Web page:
Martin Hooper, Ina V.S. Mullis, Michael O. Martin, and Bethany Fishbein

Download TIMSS 2019 Context Questionnaire Framework (pdf)


At both the fourth and eighth grades, students participating in TIMSS complete questionnaires about their experiences, instruction, and attitudes toward learning mathematics and science. Their teachers and school principals complete questionnaires to provide data about school and classroom resources and approaches, and parents of fourth graders fill out a questionnaire about students’ home contexts for learning. To better understand national contexts and policies, representatives from each participating country complete a curriculum questionnaire and contribute a chapter to the TIMSS 2019 Encyclopedia. Students taking TIMSS using a computer or tablet also fill out a short questionnaire about their experiences with computers and the Internet.

The TIMSS questionnaires have undergone a process of evolution and development since TIMSS was first administered in 1995, a process that continually sought to improve the quality and relevance of the data while keeping the response burden on principals, teachers, students, and parents to a minimum. In each four year assessment cycle, the questionnaire development team at the TIMSS & PIRLS International Study Center worked with the TIMSS Questionnaire Item Review Committee (QIRC) to review the questionnaires and suggest ways to update them—including adding new topics, refining individual questions, and deleting questions or topics that are no longer useful.

The TIMSS 2019 Context Questionnaire Framework describes those aspects of the learning context to be addressed by the TIMSS 2019 questionnaires, together with a rationale for why they should be included and research literature references as appropriate.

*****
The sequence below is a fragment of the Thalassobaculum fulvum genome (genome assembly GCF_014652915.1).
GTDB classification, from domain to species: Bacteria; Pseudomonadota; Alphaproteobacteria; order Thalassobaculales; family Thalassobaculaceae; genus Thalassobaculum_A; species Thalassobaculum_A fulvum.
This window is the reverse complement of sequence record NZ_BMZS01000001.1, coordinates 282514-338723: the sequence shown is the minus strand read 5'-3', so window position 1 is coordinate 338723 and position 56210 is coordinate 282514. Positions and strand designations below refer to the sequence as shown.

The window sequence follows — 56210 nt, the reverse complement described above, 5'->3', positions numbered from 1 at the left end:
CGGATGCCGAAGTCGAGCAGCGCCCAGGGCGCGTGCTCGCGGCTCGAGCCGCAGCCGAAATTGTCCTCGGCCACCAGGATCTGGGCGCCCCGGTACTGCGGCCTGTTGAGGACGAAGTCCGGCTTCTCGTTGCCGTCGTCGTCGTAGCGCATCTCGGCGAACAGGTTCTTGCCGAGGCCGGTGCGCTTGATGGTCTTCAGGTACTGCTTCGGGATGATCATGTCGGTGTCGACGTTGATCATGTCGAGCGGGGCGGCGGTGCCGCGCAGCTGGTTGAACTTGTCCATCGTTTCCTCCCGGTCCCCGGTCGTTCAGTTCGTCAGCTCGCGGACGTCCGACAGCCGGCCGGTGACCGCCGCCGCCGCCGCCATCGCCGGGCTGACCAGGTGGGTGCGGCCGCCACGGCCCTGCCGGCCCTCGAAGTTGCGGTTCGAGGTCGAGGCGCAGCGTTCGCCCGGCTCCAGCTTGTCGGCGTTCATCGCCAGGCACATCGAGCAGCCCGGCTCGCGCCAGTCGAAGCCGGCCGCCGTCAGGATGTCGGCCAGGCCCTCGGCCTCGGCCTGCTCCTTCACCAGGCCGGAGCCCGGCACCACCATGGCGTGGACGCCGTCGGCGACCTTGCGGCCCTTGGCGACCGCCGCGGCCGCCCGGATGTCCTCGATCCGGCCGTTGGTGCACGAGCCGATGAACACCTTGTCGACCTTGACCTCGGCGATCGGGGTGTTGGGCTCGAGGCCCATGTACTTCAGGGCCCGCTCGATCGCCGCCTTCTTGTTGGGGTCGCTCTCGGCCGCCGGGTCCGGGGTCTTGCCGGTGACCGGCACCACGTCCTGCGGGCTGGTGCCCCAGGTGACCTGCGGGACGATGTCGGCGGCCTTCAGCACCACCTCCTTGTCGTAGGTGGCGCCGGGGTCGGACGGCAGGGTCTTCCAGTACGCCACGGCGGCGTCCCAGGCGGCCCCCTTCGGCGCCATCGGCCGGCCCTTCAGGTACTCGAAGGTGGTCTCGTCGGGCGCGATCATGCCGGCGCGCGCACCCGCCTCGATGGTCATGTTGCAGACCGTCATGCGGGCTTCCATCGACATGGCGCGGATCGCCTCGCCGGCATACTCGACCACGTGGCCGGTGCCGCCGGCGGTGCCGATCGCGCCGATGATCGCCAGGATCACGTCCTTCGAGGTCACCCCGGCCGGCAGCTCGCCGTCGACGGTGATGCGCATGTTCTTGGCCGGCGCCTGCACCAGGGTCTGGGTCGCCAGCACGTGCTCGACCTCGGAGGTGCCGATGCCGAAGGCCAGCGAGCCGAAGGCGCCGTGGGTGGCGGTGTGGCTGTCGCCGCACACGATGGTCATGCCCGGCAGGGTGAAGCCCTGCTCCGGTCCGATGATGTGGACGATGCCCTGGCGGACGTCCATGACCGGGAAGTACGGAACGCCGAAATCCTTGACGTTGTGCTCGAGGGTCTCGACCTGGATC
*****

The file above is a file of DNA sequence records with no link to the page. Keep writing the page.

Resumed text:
As a study of trends in student achievement and mathematics, TIMSS’ first priority in characterizing the educational context is to gather data on policy relevant and malleable attributes of the home and school that can help interpret achievement changes from assessment to assessment. Where possible, such contextual data are summarized as context questionnaire scales that are used to measure changes from one assessment to the next. Relating changes in student achievement to changes in educational policies or practice can be a powerful source of evidence that the policy or practice is beneficial for student learning.

For example, TIMSS 2015 reported differences from TIMSS 2011 on a number of background scales such as the Early Literacy and Numeracy Activities scale and the Students Like Learning Mathematics scale. TIMSS 2019 plans to improve and expand trend measurement using these and other scales.

The TIMSS 2019 Context Questionnaires have the dual purpose of linking to the past and building a bridge to the future. The world is changing in important ways, and so are educational policies and practices around the world. It is important for the TIMSS 2019 Context Questionnaires to reflect these changes. This will be managed by updating aspects of existing scales to reflect new and improved understandings of the constructs being measured, and also by including new scales about important aspects of educational effectiveness.

The framework also includes other topics that are important to TIMSS participating countries and education researchers but have not been shown to be related to achievement on the TIMSS assessment. These topics are generally considered to be important aspects of the education systems and beneficial for student learning, and TIMSS plays a key role in collecting data on these topics in the international context. For example, through the curriculum questionnaire and TIMSS Encyclopedia, TIMSS plays an important role in documenting international trends in curricular policy and other educational policies. However, many country level policies do not show a direct relationship with TIMSS achievement.

The remainder of this chapter details the topics to be covered in the TIMSS 2019 context questionnaires. The chapter is structured to focus on five broad areas:

  • Community and national policies
  • Home contexts
  • School contexts
  • Classroom contexts
  • Student attitudes toward learning